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New York Times
FILM REVIEW; An H.I.V.-Positive Crew Vs. 2,200 Pacific Miles
STEPHEN HOLDEN
March 5, 1999
"We're either stupid or brave; it depends on the moment," jokes a crew member of the Survivor, a racing sloop sailed by a crew of 11 H.I.V.-positive men in the grueling 1997 Trans-Pacific Yacht Race, known as TransPac.

Watching "Rock the Boat," Bobby Houston's moving documentary of this tumultuous 2,200-mile race from Southern California to Hawaii, you can only marvel at the courage and stamina of the sailors making a voyage that is about the farthest thing imaginable from a luxury cruise.

Before setting sail, more than one crew member had had little or no experience on the water. During the 10-day voyage, the Survivor was threatened by a hurricane, suffered severe damage and nearly capsized several times. Of the 39 boats that competed, only 32 finished. The Survivor placed a respectable 19th.

The real victory of the Survivor, of course, was in simply going the distance. Although there were numerous minor injuries and was plenty of seasickness on a voyage one crew member describes as like being continuously tossed around on a roller coaster in the dark, no one died or became seriously ill.

At the beginning of the film, the crew members introduce themselves one by one, each naming the year he learned of his H.I.V.-positive status. Many have lost one or more lovers to AIDS, not to mention countless friends, and their stark tales of loss are simply heartbreaking. Before the race, the names of many of those lovers and friends were inscribed on the ship's hull, both as a memorial and a prayer summoning the spirits of the dead as guardian "angels." One sailor after another recalls interpreting the news of his own H.I.V.status as a death sentence that is later commuted by the arrival of life-prolonging AIDS drug cocktails. Among other things, the Survivor is shown to be a floating pharmacy of expensive medications.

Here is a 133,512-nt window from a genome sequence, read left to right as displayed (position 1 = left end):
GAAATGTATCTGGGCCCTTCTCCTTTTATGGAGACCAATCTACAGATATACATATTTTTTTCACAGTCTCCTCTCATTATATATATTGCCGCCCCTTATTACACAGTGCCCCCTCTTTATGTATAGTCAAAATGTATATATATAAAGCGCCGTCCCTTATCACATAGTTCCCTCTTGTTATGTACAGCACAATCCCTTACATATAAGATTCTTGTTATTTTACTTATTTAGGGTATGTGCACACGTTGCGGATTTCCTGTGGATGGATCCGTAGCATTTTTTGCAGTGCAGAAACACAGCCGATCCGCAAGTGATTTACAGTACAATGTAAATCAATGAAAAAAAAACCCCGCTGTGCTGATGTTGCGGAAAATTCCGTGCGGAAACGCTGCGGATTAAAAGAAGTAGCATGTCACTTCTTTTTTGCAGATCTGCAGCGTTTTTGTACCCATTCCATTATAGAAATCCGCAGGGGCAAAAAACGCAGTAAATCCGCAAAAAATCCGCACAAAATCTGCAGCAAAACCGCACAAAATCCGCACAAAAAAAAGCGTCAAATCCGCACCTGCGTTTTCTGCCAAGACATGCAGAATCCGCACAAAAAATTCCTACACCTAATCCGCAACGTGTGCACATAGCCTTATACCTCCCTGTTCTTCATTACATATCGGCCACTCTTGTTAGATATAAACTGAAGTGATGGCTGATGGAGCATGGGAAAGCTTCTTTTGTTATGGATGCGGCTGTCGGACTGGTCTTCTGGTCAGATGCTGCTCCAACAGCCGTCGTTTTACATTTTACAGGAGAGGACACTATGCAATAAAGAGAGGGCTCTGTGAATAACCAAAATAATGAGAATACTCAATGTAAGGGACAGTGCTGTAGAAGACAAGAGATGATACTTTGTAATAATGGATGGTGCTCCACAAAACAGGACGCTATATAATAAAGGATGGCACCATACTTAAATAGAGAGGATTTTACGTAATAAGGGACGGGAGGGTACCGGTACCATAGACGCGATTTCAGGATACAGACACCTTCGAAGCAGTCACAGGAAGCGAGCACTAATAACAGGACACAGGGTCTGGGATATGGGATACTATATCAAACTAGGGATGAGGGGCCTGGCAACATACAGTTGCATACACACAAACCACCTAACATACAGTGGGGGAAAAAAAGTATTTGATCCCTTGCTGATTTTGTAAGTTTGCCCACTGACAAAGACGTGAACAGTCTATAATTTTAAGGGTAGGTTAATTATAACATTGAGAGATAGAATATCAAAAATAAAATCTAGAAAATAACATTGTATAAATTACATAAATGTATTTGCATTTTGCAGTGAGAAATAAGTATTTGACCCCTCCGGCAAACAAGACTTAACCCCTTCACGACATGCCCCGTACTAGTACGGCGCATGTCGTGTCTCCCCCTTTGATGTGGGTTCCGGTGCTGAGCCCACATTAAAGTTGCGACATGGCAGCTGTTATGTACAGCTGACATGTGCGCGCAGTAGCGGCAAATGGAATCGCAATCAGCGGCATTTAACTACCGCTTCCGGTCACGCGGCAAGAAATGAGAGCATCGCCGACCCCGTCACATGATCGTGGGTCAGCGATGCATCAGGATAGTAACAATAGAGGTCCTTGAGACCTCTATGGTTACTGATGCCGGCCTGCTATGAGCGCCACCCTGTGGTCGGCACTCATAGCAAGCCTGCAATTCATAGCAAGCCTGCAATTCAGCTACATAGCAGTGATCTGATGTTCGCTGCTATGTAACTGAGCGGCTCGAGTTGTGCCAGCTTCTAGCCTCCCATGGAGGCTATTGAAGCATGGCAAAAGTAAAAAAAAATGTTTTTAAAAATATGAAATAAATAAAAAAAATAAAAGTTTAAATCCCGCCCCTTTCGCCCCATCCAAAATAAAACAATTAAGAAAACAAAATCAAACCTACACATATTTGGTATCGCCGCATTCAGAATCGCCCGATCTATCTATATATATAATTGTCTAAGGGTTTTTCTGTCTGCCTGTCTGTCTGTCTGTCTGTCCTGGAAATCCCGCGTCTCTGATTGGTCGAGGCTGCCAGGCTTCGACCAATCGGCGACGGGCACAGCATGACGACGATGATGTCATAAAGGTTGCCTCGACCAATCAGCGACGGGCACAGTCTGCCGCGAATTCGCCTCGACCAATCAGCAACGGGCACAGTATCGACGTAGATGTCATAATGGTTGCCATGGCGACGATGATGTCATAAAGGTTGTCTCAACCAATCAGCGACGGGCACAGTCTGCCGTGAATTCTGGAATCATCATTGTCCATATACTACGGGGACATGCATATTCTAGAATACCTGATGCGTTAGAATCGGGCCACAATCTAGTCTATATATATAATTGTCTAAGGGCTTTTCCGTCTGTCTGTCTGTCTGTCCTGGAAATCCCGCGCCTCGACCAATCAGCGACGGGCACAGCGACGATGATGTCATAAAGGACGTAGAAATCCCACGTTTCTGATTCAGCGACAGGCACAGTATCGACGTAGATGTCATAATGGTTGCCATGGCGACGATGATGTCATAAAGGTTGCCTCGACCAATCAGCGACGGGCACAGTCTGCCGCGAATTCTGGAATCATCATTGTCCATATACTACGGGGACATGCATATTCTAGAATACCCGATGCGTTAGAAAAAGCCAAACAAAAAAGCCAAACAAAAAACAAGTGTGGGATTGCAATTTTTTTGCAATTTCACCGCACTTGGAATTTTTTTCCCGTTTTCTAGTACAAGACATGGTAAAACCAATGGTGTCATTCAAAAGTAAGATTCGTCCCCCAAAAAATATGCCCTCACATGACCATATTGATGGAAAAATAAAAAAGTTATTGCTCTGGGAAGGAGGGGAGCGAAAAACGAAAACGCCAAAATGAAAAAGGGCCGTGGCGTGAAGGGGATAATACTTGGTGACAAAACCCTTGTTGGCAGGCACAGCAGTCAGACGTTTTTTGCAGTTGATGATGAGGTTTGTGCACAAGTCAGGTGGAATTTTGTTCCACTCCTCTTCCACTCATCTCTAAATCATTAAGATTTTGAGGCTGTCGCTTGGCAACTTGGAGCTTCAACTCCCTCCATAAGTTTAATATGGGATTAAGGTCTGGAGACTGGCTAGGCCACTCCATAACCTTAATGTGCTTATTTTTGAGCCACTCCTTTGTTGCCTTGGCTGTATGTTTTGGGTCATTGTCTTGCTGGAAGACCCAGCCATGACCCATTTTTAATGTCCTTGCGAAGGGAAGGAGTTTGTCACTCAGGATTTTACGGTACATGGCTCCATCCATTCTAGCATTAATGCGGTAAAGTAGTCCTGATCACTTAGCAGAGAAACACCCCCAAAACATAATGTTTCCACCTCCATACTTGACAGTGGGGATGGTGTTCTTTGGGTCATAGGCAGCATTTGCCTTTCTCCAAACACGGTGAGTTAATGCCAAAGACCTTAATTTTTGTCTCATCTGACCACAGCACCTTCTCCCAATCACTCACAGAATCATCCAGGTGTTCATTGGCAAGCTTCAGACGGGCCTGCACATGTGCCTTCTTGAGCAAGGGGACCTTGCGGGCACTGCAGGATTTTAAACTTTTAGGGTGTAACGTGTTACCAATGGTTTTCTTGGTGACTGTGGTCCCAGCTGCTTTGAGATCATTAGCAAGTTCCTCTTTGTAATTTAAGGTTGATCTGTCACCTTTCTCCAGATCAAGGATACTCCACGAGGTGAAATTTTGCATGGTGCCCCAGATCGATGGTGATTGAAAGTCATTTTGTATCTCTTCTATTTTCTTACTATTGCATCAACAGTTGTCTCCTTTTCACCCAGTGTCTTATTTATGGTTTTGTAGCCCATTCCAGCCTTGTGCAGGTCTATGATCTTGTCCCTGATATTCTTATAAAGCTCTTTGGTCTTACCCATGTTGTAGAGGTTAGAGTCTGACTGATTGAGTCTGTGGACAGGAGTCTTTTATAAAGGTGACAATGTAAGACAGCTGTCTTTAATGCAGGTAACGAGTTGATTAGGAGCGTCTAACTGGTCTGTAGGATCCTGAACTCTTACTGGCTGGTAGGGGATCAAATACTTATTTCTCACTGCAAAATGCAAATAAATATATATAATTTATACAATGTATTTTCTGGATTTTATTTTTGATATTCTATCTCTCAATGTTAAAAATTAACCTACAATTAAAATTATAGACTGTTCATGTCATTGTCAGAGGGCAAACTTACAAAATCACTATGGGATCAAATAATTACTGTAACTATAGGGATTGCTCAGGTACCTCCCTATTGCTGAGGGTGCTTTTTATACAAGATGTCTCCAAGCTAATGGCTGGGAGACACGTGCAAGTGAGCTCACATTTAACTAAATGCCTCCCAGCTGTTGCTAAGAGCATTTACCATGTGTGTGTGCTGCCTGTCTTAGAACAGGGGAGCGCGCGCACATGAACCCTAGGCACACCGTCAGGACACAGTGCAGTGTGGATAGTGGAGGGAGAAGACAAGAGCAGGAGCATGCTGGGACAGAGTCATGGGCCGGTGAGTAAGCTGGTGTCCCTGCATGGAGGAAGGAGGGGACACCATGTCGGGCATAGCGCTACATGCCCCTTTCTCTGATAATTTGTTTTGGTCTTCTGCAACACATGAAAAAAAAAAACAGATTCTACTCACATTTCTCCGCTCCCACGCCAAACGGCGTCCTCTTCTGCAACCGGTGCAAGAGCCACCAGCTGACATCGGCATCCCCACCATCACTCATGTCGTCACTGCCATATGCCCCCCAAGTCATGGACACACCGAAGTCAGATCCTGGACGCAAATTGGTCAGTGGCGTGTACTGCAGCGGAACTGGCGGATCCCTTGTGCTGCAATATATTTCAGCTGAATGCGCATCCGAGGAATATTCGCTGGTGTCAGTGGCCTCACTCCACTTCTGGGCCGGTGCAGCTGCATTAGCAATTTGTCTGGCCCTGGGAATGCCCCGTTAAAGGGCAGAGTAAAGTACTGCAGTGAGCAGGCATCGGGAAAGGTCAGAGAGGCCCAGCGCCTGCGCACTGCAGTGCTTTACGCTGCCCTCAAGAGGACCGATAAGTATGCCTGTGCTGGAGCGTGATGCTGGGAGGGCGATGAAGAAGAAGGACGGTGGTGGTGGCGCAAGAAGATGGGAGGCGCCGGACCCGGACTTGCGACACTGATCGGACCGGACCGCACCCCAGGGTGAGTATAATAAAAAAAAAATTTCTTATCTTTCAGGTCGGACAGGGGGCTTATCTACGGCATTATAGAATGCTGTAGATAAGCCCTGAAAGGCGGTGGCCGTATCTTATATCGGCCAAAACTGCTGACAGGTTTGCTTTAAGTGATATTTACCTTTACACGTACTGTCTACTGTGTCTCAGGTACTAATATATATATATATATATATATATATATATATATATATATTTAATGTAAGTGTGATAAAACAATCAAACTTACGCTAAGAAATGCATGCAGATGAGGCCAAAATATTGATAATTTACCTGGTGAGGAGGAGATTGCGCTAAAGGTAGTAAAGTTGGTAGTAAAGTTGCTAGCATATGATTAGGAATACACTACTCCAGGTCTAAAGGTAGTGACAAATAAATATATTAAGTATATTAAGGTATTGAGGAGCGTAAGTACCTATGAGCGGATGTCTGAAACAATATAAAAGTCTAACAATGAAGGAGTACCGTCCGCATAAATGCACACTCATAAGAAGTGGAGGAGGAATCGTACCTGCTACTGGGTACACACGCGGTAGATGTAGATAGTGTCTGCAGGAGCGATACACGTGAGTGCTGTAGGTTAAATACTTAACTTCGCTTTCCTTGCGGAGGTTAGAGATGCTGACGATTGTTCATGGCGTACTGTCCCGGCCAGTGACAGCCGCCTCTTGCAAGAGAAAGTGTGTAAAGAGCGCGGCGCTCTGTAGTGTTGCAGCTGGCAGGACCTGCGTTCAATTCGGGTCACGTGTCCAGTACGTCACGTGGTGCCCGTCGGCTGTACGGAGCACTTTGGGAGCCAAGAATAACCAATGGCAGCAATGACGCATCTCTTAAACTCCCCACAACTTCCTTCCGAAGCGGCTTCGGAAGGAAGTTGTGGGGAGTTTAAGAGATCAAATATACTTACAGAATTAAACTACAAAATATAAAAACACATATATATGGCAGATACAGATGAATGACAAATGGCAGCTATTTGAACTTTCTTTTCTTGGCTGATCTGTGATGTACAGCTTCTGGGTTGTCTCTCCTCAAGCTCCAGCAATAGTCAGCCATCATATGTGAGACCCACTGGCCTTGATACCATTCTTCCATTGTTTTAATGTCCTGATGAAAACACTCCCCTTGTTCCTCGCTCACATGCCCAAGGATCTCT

Because the TransPac is one of the world's fastest and most hazardous boating competitions, few members of the crew really knew what they were in for when they joined. The maneuvering of a small sailing ship buffeted by 20- to 30-knot winds and huge waves for much of the journey required rigorous 24-hour-a-day teamwork just to keep the vessel afloat.

"Rock the Boat," which opens today at the Village East, balances brief incisive portraits of the 11 sailors with an account of the voyage and its preparation. Its mastermind, Robert Hudson, is a hard-driving 36-year-old Los Angeles businessman and sailor who organized the team and raised much of the money to purchase the ship. Filmed with just a single camera on board, the movie forcefully conveys the sense of living in extremely cramped quarters, racing across the Pacific while being tossed around like a cork.

Although there are mentions of growing strife among the crew members as the voyage progressed, the movie doesn't have time to develop any personal stories. It does suggest that tension between Mr. Hudson and the ship's captain, John Plander, a doctor and experienced seaman who began to lose patience with the more inexperienced crew members, nearly reached the breaking point.

But there's nothing like making it safely through the thick of battle to bring a disparate and quarrelsome group together in the end. "Rock the Boat" leaves you cheering for each and every one.

ROCK THE BOAT

Directed by Bobby Houston; director of photography, Mr. Houston; edited by Michael Lorenzo; music by Kevin Hayes; produced by Robert Hudson; released by Tell The Truth Pictures. At Village East, Second Avenue at 12th Street, East Village. Running time: 84 minutes. This film is not rated.

FEATURING: The Survivor crew: Robert Hudson, John Plander, Mike Schmidt, Ted Taylor, Dennis Boecker, Bill Kijovsky, Steve Kovacek, Mike Burelle, Richard Bartol, Keith Ericson and Bobby Houston.



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